Since sailing became a varsity sport, I get to deal with the absolutely silly notion of varsity letters. It’s just so high school. One more thing to establish bragging rights over others. One more thing for the college resumé. One of the benefits of being a grown up is that I shouldn’t have to play high school anymore. One of my grown up skills is avoidance of uncomfortable situations, so on our sailing team we just award varsity letters to everyone.At best, I think about it like awarding Super Bowl rings to everyone associated with the team - everyone contributes in some way to the success of the team. Making distinctions between degrees of accomplishment or degrees of value to the team seems more often to create bad feelings of inadequacy than good feelings of achievement. The kids at the top of the pecking order or depth chart know where they are and do not need a varsity letter to feel a sense of accomplishment. The kids not at the top need encouragement and focus on continued improvement, and do not need an awards banquet that ignores or minimizes them in front of their friends. They’re teenagers for God’s sake. Are there any people more vulnerable to feelings of inadequacy than teenagers?
Aside from that sentiment, I can't come up with criteria that are really fair. First, the different levels are fluid on our team. Rather than have a so-called varsity sailor sit on the bench for a varsity event, I prefer to give him/her sailing time at the JV level. (We hold both varsity and JV head to head meets at the same time.) Some kids sail mostly in JV meets, but do a couple of varsity ones. Does one varsity event make a varsity sailor? If not one, how many? For those who decide to be crews, the pairing up with skippers is more a matter of personalities than skill. Some pair with a steady varsity skipper and get to sail in varsity events regularly. Others pair up with a lesser skipper, but the chemistry makes the skipper much better than he or she would otherwise be. The pairing does not necessarily represent meaningful differences in skill or overall value to the team, especially when considering the long term. Some freshmen decide to be skippers and almost always sail JV all year. They are usually more accomplished sailors than the crews who might be sailing in varsity events, but I want them to have that year as a skipper because in their overall development, that extra year at the helm can make a lot of difference by senior year. For skippers who do events at both levels, who sails at what level depends mostly on the overall talent level of the team, not on the skills of an individual sailor. We currently have 11 skippers and crews who would have been among the top 4 on the team five years ago.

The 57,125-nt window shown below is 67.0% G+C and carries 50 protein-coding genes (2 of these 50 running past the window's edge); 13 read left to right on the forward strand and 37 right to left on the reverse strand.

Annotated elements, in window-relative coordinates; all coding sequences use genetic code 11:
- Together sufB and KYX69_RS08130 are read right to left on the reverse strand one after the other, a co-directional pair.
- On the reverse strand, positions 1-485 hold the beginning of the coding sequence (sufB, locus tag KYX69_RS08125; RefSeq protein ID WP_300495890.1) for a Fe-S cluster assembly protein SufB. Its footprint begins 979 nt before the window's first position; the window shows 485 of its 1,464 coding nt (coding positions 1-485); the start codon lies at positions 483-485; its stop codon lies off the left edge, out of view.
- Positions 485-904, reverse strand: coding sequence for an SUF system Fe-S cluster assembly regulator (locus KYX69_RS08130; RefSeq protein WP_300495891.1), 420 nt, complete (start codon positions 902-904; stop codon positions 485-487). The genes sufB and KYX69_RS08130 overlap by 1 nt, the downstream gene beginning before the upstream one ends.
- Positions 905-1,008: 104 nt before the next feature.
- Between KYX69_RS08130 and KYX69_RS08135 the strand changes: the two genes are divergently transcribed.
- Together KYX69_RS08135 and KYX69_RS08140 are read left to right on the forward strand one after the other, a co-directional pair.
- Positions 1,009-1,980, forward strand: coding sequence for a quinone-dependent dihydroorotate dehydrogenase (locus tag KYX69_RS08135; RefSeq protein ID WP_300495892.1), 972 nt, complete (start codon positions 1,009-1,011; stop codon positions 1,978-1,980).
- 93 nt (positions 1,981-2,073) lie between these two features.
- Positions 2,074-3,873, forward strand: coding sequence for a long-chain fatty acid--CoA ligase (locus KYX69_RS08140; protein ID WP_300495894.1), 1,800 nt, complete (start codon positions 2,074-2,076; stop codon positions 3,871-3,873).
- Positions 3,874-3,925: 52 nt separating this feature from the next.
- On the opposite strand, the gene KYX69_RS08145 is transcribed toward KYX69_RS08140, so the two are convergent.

Our mission as sailing coaches is to help the kids improve their skills and learn about the hard work and sportsmanship associated with sports. If varsity letters are supposed to be a measure of accomplishment, they miss the mark on every important thing we are doing. The harm in that is that it sends the wrong message to the kids. When the measurement is useless, give everyone a prize. The kids who are stars throughout their high school career are great, but a kid who progresses from just learning how to sail as a freshman to the number one or two sailor on the team by senior year is the bigger success story. Similarly, the kid who matures into a leader on his team is achieving one of the big picture goals of high school sports, even if he is not the best sailor. Varsity letters and the lack thereof have nothing to do with the important stuff. It’s just so high school.